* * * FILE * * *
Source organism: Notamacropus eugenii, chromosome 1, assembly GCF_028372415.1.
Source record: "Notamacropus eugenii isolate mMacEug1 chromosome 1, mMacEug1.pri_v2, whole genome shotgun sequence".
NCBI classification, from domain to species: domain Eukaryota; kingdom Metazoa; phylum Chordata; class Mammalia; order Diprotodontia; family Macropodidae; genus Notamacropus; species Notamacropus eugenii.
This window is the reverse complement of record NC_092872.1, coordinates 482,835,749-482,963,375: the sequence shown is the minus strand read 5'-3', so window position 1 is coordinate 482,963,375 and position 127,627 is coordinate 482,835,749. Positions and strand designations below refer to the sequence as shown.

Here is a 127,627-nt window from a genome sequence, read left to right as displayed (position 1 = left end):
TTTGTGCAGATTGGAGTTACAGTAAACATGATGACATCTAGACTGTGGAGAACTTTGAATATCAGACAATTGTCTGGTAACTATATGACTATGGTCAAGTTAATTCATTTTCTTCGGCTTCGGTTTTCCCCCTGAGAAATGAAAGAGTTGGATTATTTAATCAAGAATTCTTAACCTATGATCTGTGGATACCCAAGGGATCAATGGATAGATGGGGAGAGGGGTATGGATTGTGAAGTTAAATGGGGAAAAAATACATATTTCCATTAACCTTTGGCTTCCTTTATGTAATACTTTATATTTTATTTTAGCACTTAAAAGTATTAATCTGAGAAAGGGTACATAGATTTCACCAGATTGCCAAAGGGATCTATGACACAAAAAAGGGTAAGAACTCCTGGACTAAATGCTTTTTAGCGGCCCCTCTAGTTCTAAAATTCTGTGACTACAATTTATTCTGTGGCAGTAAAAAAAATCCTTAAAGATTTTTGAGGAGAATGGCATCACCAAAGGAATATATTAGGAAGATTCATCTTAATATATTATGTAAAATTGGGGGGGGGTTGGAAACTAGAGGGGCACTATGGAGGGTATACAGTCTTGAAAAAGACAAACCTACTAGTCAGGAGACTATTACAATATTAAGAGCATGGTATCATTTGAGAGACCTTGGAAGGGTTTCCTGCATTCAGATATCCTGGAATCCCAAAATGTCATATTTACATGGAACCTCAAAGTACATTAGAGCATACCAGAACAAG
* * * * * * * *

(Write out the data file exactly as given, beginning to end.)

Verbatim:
Source organism: Notamacropus eugenii, chromosome 1, assembly GCF_028372415.1.
Source record: "Notamacropus eugenii isolate mMacEug1 chromosome 1, mMacEug1.pri_v2, whole genome shotgun sequence".
NCBI classification, from domain to species: domain Eukaryota; kingdom Metazoa; phylum Chordata; class Mammalia; order Diprotodontia; family Macropodidae; genus Notamacropus; species Notamacropus eugenii.
This window is the reverse complement of record NC_092872.1, coordinates 482,835,749-482,963,375: the sequence shown is the minus strand read 5'-3', so window position 1 is coordinate 482,963,375 and position 127,627 is coordinate 482,835,749. Positions and strand designations below refer to the sequence as shown.

Here is a 127,627-nt window from a genome sequence, read left to right as displayed (position 1 = left end):
TTTGTGCAGATTGGAGTTACAGTAAACATGATGACATCTAGACTGTGGAGAACTTTGAATATCAGACAATTGTCTGGTAACTATATGACTATGGTCAAGTTAATTCATTTTCTTCGGCTTCGGTTTTCCCCCTGAGAAATGAAAGAGTTGGATTATTTAATCAAGAATTCTTAACCTATGATCTGTGGATACCCAAGGGATCAATGGATAGATGGGGAGAGGGGTATGGATTGTGAAGTTAAATGGGGAAAAAATACATATTTCCATTAACCTTTGGCTTCCTTTATGTAATACTTTATATTTTATTTTAGCACTTAAAAGTATTAATCTGAGAAAGGGTACATAGATTTCACCAGATTGCCAAAGGGATCTATGACACAAAAAAGGGTAAGAACTCCTGGACTAAATGCTTTTTAGCGGCCCCTCTAGTTCTAAAATTCTGTGACTACAATTTATTCTGTGGCAGTAAAAAAAATCCTTAAAGATTTTTGAGGAGAATGGCATCACCAAAGGAATATATTAGGAAGATTCATCTTAATATATTATGTAAAATTGGGGGGGGGTTGGAAACTAGAGGGGCACTATGGAGGGTATACAGTCTTGAAAAAGACAAACCTACTAGTCAGGAGACTATTACAATATTAAGAGCATGGTATCATTTGAGAGACCTTGGAAGGGTTTCCTGCATTCAGATATCCTGGAATCCCAAAATGTCATATTTACATGGAACCTCAAAGTACATTAGAGCATACCAGAACAAG